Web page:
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October 11, 2002

by Bill Hogan


Cleveland Browns fans are doing their best to take the heat off the loud, obnoxious football fanatics located in the game's most notorious cities. And I'm sure a lot of people in Philadelphia, New York, Oakland and New Orleans are very grateful.

Like showing up at a black-tie affair wearing a brown suit, it's nice to see some idiot walk through the door wearing a tuxedo tee shirt. It takes a lot of pressure off.


Cleveland fans fell from grace last December when they littered the field with beer bottles after a bad call by the officials. They solidified their position at the bottom of the fan totem pole by cheering when their own quarterback was injured last Sunday.

I can understand Tim Couch being upset at that sort of reaction. What I can't understand is him being equally upset at the fact that the fans booed him and the Browns throughout the game. And he was not alone.

Other Browns players made it clear that they were insulted and appalled that their own fans would boo.

When a player or team plays poorly, when their individual or collective performance is unacceptable, it's not only the fans' right to boo, it's their obligation.

Fans in cities like Cincinnati should start booing when the players arrive at the stadium.

One Browns player lamented that if the fans aren't going to be 100 percent behind the team they shouldn't come to the stadium. I'm sure the Browns ownership – any team owner - would disagree: "come, boo, and by the way, the concession stand is open for business".

If football fans demonstrated their displeasure with a team's performance by staying away, there would be no Bengals. The Saints and Buccaneers wouldn't have made it out of the seventies. And the Steelers would not have survived long enough to win Super Bowl IX.

The boo is a timeless fan reaction. Gladiators were booed. So was Ted Williams – often. And Y.A. Tittle and John Elway. Great athletes are motivated by the boo, they don't sit in front of their locker crying about it. They get better.

John Madden has often called a booing home crowd "savvy" and "knowledgeable". Because he knows that we know a bad product when we see one. And he also knows that the same crowd is just looking for any sign of improvement to turn those boos into cheers.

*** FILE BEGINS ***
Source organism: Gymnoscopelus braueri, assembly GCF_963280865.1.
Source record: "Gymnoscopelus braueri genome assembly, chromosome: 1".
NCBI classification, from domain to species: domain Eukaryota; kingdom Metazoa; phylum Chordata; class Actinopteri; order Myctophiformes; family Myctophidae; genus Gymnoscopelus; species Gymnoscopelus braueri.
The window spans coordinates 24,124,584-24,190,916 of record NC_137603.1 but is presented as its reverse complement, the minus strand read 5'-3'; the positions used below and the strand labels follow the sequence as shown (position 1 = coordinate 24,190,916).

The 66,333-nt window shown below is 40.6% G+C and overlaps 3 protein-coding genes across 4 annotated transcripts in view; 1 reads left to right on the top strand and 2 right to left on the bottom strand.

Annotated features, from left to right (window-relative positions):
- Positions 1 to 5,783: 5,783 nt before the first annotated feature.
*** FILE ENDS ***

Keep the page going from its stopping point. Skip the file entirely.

Tim Couch should understand that as well. It's called tough love. Like when your dad used to say "this is going to hurt me more than it hurts you" right before he gave you a couple of whacks on the backside.

There is no post-game press conference for the fans. There are only two ways fans can communicate with the team they love. By cheering and by booing. If players don't want to hear the 'boo-birds', there's a simple solution: perform well.

I'd like to see the boo incorporated into every day life. When that nasty sales clerk gets snippy, step back from the counter and boo.

The waiter brings your meal and the meat's overdone, there's no ketchup for your fries and you have a better chance of Gunga Din refilling your water glass – stand up and boo.

A guy cuts you off on the road then slams on his breaks – forget about the finger – pull up next to him at the light, roll down your window and boo.

The boo can be a very effective form of communication when used properly. A way of letting someone know that their poor performance will not be tolerated.

But it's not like fans really want to boo – it's a lot more fun to cheer for the home team. It takes weeks, and sometimes years, of really crappy football before a crowd's first instinct is to boo.

And it's not 'paying the price of admission' that gives a fan the right to boo. That right is earned by years of dedication and loyalty to one team. Earned by sitting in section 115, row 28, seat 9 through good times and bad. Earned by watching the price of parking double, then triple and quadruple – and paying it anyway.

If the crowd cheers when a player is injured – be offended, even outraged. But when the crowd boos – take it in the spirit with which it is intended - and do a better job.


Copyright ©2002, 115sports.com and Bill Hogan. All Rights Reserved.